Provence Blue Desk Revealed While Waiting for the Blue Garden Candle Giveaway RevealPosted: April 20, 2012
Ever since posting Ending Procrastination with the Help of Annie Sloan Chalk Paint last week, I have been hard at work transforming my daughter’s desk. Here is the canvas of the project in mid-wood putty-ing.
Just filling in all of the gouges took all day, but the rather mindlessness of it gave me time to formulate the Blogoversary Giveaway. Hope that you are looking forward to that reveal just like you have no doubt been looking forward to this desk reveal.
Tah-dah . . .
Not too bad, huh? Can’t wait for my daughter to see it when she gets home next week.
While the desk looks great now, it will be interesting to see how it holds up with the Annie Sloan Chalk Paint. This paint really does go on very easily and is not messy at all. Much to the Hub’s chagrin, I was painting it in the living room where it was out of the way of daily life (so sad that living rooms, i.e. our living room, don’t get too much living in them except for special occasions), but he had nothing to fear.
Besides all of the wood putty, the desk had been prepped with a liquid sander/deglosser, which I had used as much to clean it as to get it ready for paint. The majority of the desk was sanded because of the wood putty, and I had lightly run some sandpaper over the sides. Turns out, those sides made of smooth veneer needed much heavier sanding. The paint went on them really thin, so it took three coats plus a little extra touch up to get them covered. The whole desk ended up with three coats as a result, so I used more than the half quart of paint that I had expected. Hopefully the extra paint will help it hold up in the long run. My recommendation, if you won’t be distressing, is to go ahead and use a primer for the first coat and save yourself some money as the chalk paint is not inexpensive.
After the second coat was on, I happened upon this picture in Annie Sloan’s book, Quick and Easy Paint Transformations.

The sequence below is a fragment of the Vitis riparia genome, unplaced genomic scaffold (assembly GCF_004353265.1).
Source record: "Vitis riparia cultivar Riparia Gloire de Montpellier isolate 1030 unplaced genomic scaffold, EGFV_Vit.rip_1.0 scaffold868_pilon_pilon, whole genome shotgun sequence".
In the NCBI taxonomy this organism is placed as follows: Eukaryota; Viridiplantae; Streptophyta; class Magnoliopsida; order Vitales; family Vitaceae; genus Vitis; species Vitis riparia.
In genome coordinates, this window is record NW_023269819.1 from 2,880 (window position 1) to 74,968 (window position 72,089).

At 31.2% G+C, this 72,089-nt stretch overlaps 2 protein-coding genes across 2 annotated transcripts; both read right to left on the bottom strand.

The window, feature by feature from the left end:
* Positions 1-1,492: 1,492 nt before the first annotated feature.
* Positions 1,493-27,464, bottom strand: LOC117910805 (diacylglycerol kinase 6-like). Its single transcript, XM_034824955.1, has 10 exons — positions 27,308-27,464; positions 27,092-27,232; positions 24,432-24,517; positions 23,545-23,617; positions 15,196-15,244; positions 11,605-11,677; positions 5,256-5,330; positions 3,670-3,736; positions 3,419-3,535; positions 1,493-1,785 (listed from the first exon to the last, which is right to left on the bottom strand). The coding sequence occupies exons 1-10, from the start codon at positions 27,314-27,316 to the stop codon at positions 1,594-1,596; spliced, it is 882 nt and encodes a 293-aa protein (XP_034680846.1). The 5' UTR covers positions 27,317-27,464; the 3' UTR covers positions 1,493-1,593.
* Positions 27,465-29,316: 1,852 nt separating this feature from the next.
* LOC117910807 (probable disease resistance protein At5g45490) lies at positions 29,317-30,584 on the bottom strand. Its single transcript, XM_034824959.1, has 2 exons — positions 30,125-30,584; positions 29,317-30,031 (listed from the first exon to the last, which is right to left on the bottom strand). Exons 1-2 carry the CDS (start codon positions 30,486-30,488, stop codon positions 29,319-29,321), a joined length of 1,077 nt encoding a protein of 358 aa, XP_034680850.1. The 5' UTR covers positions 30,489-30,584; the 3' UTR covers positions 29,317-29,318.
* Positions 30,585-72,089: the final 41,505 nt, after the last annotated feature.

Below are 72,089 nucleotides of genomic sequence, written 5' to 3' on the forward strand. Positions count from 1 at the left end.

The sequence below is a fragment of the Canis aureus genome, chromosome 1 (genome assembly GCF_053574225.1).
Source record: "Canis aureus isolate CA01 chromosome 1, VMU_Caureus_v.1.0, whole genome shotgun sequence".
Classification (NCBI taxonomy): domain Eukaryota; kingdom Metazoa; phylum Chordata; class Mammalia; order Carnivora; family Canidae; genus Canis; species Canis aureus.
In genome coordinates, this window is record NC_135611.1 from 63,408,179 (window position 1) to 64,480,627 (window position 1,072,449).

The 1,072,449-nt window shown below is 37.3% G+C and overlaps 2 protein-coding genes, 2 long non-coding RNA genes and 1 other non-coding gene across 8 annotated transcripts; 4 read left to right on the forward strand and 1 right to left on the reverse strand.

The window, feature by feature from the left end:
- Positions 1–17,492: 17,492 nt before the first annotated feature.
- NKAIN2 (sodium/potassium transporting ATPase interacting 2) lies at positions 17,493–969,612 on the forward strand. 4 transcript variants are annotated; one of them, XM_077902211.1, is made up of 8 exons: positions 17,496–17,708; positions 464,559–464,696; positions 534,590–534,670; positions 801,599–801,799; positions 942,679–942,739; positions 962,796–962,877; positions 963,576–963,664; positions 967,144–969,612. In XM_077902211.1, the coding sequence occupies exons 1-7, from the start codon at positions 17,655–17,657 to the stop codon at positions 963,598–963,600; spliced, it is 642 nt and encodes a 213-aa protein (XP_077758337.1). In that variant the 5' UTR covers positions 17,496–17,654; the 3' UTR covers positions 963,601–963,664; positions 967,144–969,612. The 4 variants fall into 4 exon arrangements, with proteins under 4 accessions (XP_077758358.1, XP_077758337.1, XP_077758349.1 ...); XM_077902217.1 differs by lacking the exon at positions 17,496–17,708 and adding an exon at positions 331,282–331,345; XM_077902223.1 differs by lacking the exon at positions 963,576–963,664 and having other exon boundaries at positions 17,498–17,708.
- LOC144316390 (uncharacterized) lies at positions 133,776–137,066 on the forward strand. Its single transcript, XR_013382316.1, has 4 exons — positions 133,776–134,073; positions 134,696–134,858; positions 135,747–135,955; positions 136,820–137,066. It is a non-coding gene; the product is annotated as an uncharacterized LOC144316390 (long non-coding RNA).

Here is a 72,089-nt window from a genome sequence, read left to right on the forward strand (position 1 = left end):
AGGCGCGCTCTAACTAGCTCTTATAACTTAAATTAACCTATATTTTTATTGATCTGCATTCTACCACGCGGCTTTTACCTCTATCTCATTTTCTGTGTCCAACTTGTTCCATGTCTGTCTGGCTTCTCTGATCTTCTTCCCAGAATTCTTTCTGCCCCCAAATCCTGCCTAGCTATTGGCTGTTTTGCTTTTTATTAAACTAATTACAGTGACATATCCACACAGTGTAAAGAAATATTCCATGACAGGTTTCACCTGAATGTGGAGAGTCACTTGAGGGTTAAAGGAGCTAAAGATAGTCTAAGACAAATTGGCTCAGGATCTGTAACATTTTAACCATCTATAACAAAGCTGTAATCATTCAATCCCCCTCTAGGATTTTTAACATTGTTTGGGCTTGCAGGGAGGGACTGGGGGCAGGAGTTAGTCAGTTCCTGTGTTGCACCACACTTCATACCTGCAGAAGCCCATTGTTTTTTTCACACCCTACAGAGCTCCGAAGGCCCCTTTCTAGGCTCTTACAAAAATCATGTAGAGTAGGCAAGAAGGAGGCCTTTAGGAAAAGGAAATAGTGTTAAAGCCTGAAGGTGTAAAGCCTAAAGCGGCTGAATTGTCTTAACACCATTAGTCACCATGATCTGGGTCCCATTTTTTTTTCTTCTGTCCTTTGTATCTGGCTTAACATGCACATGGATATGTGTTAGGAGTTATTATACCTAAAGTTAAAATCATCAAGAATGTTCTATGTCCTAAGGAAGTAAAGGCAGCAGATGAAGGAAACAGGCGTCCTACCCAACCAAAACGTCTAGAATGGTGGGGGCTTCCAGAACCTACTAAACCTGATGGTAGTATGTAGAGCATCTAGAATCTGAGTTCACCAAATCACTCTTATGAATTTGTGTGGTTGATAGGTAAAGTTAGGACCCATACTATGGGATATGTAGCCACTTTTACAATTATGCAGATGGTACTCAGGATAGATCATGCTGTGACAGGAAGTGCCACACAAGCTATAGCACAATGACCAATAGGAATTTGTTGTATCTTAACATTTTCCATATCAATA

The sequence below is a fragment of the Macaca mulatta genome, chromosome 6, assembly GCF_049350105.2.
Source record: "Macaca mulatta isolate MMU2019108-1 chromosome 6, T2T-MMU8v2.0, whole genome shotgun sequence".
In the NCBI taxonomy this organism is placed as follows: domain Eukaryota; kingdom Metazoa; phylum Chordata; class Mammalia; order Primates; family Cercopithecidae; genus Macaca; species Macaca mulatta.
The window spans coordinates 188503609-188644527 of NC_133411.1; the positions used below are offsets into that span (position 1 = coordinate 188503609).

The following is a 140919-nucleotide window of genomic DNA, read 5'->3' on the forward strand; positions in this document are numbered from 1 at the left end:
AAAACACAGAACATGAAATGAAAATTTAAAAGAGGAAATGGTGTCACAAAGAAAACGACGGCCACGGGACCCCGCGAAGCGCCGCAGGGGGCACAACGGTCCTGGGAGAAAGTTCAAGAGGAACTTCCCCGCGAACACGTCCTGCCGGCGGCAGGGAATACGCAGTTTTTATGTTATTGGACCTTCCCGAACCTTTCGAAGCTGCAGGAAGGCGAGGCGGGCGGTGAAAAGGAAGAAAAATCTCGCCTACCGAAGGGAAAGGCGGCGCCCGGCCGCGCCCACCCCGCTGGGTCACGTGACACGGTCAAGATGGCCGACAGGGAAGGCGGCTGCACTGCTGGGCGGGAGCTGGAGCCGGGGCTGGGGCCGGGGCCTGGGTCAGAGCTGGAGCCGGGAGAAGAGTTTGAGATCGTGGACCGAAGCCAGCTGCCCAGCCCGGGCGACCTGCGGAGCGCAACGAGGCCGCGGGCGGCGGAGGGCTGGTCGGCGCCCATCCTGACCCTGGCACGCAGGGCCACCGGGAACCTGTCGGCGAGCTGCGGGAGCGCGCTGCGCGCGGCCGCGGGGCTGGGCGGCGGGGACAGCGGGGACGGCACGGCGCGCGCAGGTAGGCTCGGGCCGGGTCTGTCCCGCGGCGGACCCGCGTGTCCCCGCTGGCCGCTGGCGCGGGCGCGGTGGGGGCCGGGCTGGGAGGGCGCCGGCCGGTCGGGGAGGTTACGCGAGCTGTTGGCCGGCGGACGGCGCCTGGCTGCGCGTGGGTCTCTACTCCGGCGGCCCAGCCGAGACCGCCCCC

I had missed it the first time through. Sure enough, her advise for a strong (as opposed to distressed finish) is to sand down with medium-grade sandpaper. She had used the same Provence blue that I had (despite the coloring in these pictures), and I swear that I had picked up the glass knobs from Anthropologie before I ever saw this picture. Great minds think alike.
The waxing portion of the project is the most taxing, but it makes for a great arm workout. I applied the Annie Sloan clear wax with the big round brush in order to get into all of the fluting on the legs and between the drawers. After letting it sit for almost 24 hours to get a bit more shine, I started buffing and buffing. Make sure that your rags are really clean and have a good number of them. I really buffed off and on all day until it was time to get the knobs on and get this project done.
As shown throughout Paint Transformations, this water-based paint is really designed for distressing. It’s soft finish makes for easy clean up, and it has no smell. I need to find a project that is in need of a distressed finish to fully test it. If you want quick and easy paint, this product is for you. We’ll have to see how well it holds up over time.
Hope that you enjoyed this reveal. The next reveal up will be the winner of the Blogoversary Giveaway. If you would like a chance to win the Nest “Blue Garden” candle that benefits Autism Speaks, all that you have to do is
- Leave a comment below;
- Subscribe to Avad Fan using the box in the upper right hand corner; or
- If you are already a subscriber, tell me that when you leave your comment.
These rules give each entrant up to two chances to win this candle. This prize can only be shipped to addresses in the United States and Canada, and entries will only be accepted until Saturday, April 21, 2012 at 12 noon EDT. Please tell your friends.
Thanks so much for dropping by Avad Fan and being my project inspiration. It’s so much fun to share things like this desk transformation with you!